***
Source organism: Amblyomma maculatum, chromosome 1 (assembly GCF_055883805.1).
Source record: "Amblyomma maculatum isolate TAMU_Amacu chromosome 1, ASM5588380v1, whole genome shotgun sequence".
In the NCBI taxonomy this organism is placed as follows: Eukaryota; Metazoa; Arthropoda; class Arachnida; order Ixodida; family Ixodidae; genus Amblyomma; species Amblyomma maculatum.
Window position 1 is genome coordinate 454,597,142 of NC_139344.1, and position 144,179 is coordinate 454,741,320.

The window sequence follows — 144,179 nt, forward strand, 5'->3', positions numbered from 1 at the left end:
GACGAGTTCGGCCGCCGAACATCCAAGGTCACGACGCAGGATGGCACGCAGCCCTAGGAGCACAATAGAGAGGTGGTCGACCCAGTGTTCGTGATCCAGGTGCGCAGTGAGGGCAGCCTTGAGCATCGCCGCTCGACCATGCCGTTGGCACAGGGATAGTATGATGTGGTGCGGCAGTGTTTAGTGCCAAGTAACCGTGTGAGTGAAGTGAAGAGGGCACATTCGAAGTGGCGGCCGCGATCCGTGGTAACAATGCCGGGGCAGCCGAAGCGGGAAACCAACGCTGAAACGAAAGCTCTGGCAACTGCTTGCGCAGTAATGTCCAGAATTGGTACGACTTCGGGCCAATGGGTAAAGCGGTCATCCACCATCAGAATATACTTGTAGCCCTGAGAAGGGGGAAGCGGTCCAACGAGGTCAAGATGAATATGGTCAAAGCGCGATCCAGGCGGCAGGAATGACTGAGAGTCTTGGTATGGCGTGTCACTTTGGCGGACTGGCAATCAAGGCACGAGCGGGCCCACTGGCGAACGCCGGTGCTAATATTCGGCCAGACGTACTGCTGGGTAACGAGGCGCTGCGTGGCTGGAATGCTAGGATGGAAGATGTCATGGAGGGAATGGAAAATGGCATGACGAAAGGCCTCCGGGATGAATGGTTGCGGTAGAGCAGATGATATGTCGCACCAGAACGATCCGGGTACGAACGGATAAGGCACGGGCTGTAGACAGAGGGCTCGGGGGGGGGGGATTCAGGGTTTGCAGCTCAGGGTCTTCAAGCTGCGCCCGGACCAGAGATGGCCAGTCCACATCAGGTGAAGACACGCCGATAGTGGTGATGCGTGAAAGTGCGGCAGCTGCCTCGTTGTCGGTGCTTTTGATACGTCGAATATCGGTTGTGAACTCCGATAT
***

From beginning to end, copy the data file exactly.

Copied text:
Source organism: Amblyomma maculatum, chromosome 1 (assembly GCF_055883805.1).
Source record: "Amblyomma maculatum isolate TAMU_Amacu chromosome 1, ASM5588380v1, whole genome shotgun sequence".
In the NCBI taxonomy this organism is placed as follows: Eukaryota; Metazoa; Arthropoda; class Arachnida; order Ixodida; family Ixodidae; genus Amblyomma; species Amblyomma maculatum.
Window position 1 is genome coordinate 454,597,142 of NC_139344.1, and position 144,179 is coordinate 454,741,320.

The window sequence follows — 144,179 nt, forward strand, 5'->3', positions numbered from 1 at the left end:
GACGAGTTCGGCCGCCGAACATCCAAGGTCACGACGCAGGATGGCACGCAGCCCTAGGAGCACAATAGAGAGGTGGTCGACCCAGTGTTCGTGATCCAGGTGCGCAGTGAGGGCAGCCTTGAGCATCGCCGCTCGACCATGCCGTTGGCACAGGGATAGTATGATGTGGTGCGGCAGTGTTTAGTGCCAAGTAACCGTGTGAGTGAAGTGAAGAGGGCACATTCGAAGTGGCGGCCGCGATCCGTGGTAACAATGCCGGGGCAGCCGAAGCGGGAAACCAACGCTGAAACGAAAGCTCTGGCAACTGCTTGCGCAGTAATGTCCAGAATTGGTACGACTTCGGGCCAATGGGTAAAGCGGTCATCCACCATCAGAATATACTTGTAGCCCTGAGAAGGGGGAAGCGGTCCAACGAGGTCAAGATGAATATGGTCAAAGCGCGATCCAGGCGGCAGGAATGACTGAGAGTCTTGGTATGGCGTGTCACTTTGGCGGACTGGCAATCAAGGCACGAGCGGGCCCACTGGCGAACGCCGGTGCTAATATTCGGCCAGACGTACTGCTGGGTAACGAGGCGCTGCGTGGCTGGAATGCTAGGATGGAAGATGTCATGGAGGGAATGGAAAATGGCATGACGAAAGGCCTCCGGGATGAATGGTTGCGGTAGAGCAGATGATATGTCGCACCAGAACGATCCGGGTACGAACGGATAAGGCACGGGCTGTAGACAGAGGGCTCGGGGGGGGGGGATTCAGGGTTTGCAGCTCAGGGTCTTCAAGCTGCGCCCGGACCAGAGATGGCCAGTCCACATCAGGTGAAGACACGCCGATAGTGGTGATGCGTGAAAGTGCGGCAGCTGCCTCGTTGTCGGTGCTTTTGATACGTCGAATATCGGTTGTGAACTCCGATAT